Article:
who has a vested interest in favor or against adoption?
     who is the loser if adopted?
     can your customer afford to upset the loser?
Are there enough buyers NOW to make it worthwhile?
Can we scale our processes to match the market size?

The only way to know for sure is for the founders to go out (out of the office, in the real world) and ask the customers.  Go out and ask are obvious, but would marketing consultants be able or even better at doing this research? Definitely NOT.  Consultants can go out with clipboards to get data and analyze it, but at this stage the critical component is intimate understanding of BOTH the customer and the product concept/prototype.  Only the founders-inventors can "feel" both sides of the equation and catalyze a workable solution based on the customers' responses.  If the consultants could do it, they would have been the inventors-founders.

So, early on, even before prototypes, go out and ask your intended customers how your product will meet their needs and what issues it will cause and LISTEN. The product will almost inevitably be modified by this effort, but at much lower cost than building and rebuilding prototypes or final products. You may discover that your product is perfect at a perfect price with the expected benefits, etc.  Too bad that its adoption would kill another more important part of your customer business and therefore your customer would have to be mad to adopt your product.

Validating your value proposition in person and directly with the customers (taking into account all vested interests involved)  may just reduce the probability of your business' market failure from 90% to something less. Any improvement will likely appease your angel investors' risk aversion.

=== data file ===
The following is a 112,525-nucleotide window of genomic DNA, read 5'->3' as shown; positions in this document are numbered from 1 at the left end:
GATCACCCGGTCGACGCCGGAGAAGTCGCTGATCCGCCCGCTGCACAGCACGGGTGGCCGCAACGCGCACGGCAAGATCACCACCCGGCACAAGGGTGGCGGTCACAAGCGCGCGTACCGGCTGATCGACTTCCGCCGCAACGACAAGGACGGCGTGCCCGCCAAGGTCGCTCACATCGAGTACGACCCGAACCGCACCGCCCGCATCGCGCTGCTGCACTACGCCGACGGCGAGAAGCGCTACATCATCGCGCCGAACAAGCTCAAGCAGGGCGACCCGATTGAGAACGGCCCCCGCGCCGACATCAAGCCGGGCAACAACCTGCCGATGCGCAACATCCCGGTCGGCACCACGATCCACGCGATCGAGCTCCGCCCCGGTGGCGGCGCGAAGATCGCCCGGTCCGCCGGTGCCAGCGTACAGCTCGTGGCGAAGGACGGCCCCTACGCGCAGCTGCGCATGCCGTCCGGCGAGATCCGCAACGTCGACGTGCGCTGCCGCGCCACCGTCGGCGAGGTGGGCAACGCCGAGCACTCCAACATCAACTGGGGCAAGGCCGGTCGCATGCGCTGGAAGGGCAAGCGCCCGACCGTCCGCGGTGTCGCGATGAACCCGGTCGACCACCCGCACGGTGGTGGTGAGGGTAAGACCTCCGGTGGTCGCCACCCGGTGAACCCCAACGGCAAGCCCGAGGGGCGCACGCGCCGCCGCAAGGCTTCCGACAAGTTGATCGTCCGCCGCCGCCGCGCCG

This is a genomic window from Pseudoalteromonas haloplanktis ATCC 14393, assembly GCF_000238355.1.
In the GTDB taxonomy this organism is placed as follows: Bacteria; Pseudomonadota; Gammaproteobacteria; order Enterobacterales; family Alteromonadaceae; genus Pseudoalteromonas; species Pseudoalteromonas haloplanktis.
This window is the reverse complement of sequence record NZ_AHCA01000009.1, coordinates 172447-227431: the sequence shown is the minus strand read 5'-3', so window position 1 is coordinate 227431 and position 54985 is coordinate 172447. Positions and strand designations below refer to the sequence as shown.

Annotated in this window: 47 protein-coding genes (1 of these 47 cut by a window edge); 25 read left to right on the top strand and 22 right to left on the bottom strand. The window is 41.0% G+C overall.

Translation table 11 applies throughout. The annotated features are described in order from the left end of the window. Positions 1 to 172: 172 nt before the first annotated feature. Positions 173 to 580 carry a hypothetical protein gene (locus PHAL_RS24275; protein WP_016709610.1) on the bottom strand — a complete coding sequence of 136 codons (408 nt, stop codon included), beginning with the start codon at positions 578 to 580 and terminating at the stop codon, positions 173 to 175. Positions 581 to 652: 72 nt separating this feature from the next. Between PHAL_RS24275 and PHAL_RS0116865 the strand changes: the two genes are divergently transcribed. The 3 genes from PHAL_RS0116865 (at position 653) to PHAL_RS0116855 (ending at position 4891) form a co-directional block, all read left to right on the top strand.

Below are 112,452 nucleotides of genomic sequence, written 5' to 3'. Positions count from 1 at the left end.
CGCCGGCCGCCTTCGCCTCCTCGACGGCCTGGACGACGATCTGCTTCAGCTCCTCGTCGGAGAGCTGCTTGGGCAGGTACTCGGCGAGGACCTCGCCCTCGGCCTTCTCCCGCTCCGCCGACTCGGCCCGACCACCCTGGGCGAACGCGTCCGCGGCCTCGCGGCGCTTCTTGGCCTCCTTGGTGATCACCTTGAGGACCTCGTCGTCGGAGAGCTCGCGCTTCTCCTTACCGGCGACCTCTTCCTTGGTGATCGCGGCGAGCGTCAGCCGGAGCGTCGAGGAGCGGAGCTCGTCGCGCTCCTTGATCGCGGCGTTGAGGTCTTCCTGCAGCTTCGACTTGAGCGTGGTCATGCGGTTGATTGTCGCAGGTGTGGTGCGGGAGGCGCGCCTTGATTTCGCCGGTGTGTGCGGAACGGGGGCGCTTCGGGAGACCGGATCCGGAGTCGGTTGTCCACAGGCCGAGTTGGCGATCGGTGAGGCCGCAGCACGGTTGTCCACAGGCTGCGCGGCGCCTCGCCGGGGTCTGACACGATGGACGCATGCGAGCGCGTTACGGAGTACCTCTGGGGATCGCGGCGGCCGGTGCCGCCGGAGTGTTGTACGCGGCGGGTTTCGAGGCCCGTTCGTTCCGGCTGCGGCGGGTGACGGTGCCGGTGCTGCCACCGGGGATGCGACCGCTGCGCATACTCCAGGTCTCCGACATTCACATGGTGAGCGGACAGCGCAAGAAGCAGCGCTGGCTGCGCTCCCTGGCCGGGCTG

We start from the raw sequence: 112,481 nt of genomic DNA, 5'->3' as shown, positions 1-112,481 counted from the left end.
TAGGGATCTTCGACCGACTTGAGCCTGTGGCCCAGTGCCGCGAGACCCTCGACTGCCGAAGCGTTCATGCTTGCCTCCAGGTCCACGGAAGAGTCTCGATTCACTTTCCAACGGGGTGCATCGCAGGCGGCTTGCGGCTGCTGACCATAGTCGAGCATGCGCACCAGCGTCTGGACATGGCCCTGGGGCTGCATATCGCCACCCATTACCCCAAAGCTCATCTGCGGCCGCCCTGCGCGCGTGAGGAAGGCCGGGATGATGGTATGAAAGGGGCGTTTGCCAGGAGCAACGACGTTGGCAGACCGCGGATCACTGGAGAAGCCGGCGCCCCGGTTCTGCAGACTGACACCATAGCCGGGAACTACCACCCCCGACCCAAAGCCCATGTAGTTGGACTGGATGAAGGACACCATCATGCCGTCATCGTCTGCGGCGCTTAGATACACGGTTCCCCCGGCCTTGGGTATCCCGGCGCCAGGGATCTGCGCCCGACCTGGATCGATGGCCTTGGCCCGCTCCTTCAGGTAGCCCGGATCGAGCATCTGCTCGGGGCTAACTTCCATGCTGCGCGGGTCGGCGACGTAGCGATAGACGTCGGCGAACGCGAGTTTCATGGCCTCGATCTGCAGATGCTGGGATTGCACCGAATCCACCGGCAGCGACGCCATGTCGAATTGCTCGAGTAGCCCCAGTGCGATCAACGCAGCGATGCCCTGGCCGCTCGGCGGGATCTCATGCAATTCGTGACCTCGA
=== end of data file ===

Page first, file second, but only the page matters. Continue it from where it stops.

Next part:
Marco Messina

Saturday, June 19, 2010

Did you just say THAT to an angel?

One of my favourite Dale Carnegie quotes is: "If you want to gather honey, don't kick over the beehive."
Just like bees, angels have adverse responses to certain stimuli. Keeping those in mind will make getting to their honey far more likely.  Following are some examples of statements (S) often made by "honey seekers" and the mental responses (R) they are likely to stimulate in the angels.  Depending on the mood of the moment, the responses may or may not be verbalized. Often, in front of a large audience, the "honey seeker" is better off if the response is just a silent smile.

S   We have no competition
R  Either you have not researched it, haven't found it, or are so deluded to not recognize it...
R  If no one does it, perhaps it's because no one needs it

S   We have made very conservative projections
R  Sure.  So did the 1000's that came before you; and you are not even smart enough not to say it
R  If you are conservative you are no entrepreneur, buddy, you better go work for the Census surveys